Benches of three Honourable Judges have clarified that
                Kalyanji Mavji & Co.s case (supra) cannot be taken to
                have overridden the consistently laid down law. Where

WP(C) 1874/2013 & WP(C)1984/2014                                         Page 13 of 17
                the ITO (very often successor officer) attempts to reopen
                the assessment because the opinion formed earlier by
                himself (or more often, by a predecessor ITO), was in his
                opinion incorrect, judicial decisions have consistently
                held that this could not be done. ­ Indian Eastern
                Newspaper Societys case (supra) and A.L.A. firms case
                (supra).
                16. The power to reopen an assessment was conferred
                by the Legislature but not with the intention to enable the
                ITO to reopen the final decision made against the
                revenue in respect of questions that directly arose for
                decision in earlier proceedings. If that were not the legal
                position, it would result in placing an unrestricted power
                of review in the hands of the assessing authorities
                depending on their changing moods ­ CIT v. Rao
                Thakur Narayan Singh [1965] 56 ITR 234 , 239(SC).

                17. In Phool Chand Bajrang Lal. v. ITO [1993] 203
                ITR 456 (SC), their Lordships have held while
                interpreting section 147 as it stood in the assessment year
                1963-64:-
                        ". . . An Income-tax Officer acquires jurisdiction to
                        reopen an assessment under section 147(a) read
                        with section 148 of the Income-tax Act, 1961, only
                        if on the basis of specific, reliable and relevant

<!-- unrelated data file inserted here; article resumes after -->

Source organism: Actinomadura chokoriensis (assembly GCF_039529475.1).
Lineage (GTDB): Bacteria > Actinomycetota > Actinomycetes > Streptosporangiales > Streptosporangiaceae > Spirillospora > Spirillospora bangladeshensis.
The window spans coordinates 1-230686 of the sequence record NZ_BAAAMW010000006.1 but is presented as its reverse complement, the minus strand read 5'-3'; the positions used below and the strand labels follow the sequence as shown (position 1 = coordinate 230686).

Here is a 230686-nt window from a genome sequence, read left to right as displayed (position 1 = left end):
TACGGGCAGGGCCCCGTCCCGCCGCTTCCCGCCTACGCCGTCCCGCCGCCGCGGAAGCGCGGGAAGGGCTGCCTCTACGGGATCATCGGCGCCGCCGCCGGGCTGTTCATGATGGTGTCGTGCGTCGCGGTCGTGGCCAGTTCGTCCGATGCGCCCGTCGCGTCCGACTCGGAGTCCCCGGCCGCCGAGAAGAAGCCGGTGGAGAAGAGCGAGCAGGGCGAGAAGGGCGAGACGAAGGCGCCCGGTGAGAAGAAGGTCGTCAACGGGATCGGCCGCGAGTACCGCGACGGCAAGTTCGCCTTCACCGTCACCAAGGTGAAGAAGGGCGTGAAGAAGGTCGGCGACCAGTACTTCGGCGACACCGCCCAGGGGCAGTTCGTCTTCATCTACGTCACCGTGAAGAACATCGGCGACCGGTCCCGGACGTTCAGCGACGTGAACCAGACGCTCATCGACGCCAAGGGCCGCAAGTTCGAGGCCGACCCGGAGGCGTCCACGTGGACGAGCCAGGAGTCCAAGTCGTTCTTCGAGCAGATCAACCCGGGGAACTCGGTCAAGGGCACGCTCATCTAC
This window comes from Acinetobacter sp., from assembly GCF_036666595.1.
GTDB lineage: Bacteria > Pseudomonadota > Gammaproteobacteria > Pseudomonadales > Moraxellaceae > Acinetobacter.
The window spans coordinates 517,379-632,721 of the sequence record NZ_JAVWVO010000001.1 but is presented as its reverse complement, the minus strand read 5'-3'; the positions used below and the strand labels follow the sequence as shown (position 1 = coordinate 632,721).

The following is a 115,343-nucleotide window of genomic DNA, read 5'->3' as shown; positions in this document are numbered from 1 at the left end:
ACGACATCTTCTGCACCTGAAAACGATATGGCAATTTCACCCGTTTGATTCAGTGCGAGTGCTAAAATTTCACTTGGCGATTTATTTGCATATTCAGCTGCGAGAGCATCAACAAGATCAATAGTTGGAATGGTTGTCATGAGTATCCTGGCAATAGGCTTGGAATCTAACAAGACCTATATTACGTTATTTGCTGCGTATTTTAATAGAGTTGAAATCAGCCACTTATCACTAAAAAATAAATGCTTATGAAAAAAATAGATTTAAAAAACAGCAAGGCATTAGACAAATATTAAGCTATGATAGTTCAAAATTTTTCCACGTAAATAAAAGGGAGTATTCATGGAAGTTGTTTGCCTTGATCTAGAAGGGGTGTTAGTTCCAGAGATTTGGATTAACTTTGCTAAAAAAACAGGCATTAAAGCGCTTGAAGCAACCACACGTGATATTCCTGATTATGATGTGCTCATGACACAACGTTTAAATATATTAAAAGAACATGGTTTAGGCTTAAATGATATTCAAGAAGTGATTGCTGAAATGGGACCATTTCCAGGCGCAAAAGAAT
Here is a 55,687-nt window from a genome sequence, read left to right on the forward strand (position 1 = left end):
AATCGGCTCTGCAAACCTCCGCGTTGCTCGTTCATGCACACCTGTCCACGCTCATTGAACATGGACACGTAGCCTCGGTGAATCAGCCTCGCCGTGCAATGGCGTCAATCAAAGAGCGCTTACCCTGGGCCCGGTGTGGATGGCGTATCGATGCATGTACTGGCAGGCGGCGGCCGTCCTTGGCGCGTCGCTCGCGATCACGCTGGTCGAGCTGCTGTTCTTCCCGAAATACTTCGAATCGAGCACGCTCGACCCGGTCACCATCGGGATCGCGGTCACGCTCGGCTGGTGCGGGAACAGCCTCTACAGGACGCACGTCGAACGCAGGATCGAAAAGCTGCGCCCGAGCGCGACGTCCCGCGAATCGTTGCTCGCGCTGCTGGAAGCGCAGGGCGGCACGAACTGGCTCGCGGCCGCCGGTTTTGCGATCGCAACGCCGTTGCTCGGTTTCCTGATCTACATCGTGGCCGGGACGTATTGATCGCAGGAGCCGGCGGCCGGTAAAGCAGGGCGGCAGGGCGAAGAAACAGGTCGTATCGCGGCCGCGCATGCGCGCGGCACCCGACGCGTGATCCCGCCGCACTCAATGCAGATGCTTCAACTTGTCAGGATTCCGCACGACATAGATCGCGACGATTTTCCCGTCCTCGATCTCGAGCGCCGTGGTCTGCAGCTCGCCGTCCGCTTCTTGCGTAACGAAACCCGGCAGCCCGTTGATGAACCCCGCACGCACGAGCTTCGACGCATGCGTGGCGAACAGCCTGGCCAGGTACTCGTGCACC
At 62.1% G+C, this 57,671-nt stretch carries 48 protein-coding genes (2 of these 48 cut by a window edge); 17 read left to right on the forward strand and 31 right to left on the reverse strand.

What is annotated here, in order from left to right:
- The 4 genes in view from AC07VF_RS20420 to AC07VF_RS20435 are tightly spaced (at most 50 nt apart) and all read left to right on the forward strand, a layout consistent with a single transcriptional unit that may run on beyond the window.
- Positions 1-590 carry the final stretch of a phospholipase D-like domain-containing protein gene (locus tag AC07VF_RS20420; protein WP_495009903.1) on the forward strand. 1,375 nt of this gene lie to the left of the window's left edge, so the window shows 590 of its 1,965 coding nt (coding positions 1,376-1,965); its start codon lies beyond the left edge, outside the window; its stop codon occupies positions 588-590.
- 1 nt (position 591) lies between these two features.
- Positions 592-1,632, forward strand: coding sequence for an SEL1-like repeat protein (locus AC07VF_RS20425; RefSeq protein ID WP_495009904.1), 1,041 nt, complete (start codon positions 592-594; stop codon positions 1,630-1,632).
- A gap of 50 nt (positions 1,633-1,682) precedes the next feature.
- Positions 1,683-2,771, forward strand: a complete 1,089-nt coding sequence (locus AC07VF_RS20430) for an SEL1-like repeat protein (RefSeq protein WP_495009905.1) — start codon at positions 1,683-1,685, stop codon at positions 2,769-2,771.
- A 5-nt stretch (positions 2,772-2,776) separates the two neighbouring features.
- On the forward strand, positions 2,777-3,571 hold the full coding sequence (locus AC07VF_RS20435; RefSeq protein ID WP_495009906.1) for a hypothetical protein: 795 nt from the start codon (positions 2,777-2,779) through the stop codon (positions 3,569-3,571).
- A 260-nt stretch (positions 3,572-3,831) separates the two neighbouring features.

information     coming      to    his     possession
                        subsequently, he has reasons, which he must
                        record, to believe that, by reason of omission or
                        failure on the part of the assessee to make a true
                        and full disclosure of all material facts necessary
                        for his assessment during the concluded
                        assessment proceedings, any part of his income,




WP(C) 1874/2013 & WP(C)1984/2014                                          Page 14 of 17
                        profits or gains chargeable to income-tax has
                        escaped assessment. He may start reassessment
                        proceedings either because some fresh facts had
                        come to light which were not previously disclosed
                        or some information with regard to the facts
                        previously disclosed comes into his possession
                        which tends to expose the untruthfulness of those
                        facts. In such situations, it is not a case of mere
                        change of opinion or the drawing of a different
                        inference from the same facts as were earlier
                        available but acting on fresh information. Since the
                        belief is that of the Income-tax Officer, the
                        sufficiency of reasons for forming the belief is not
                        for the Court to judge but it is open to an assessee
                        to establish that there in fact existed no belief or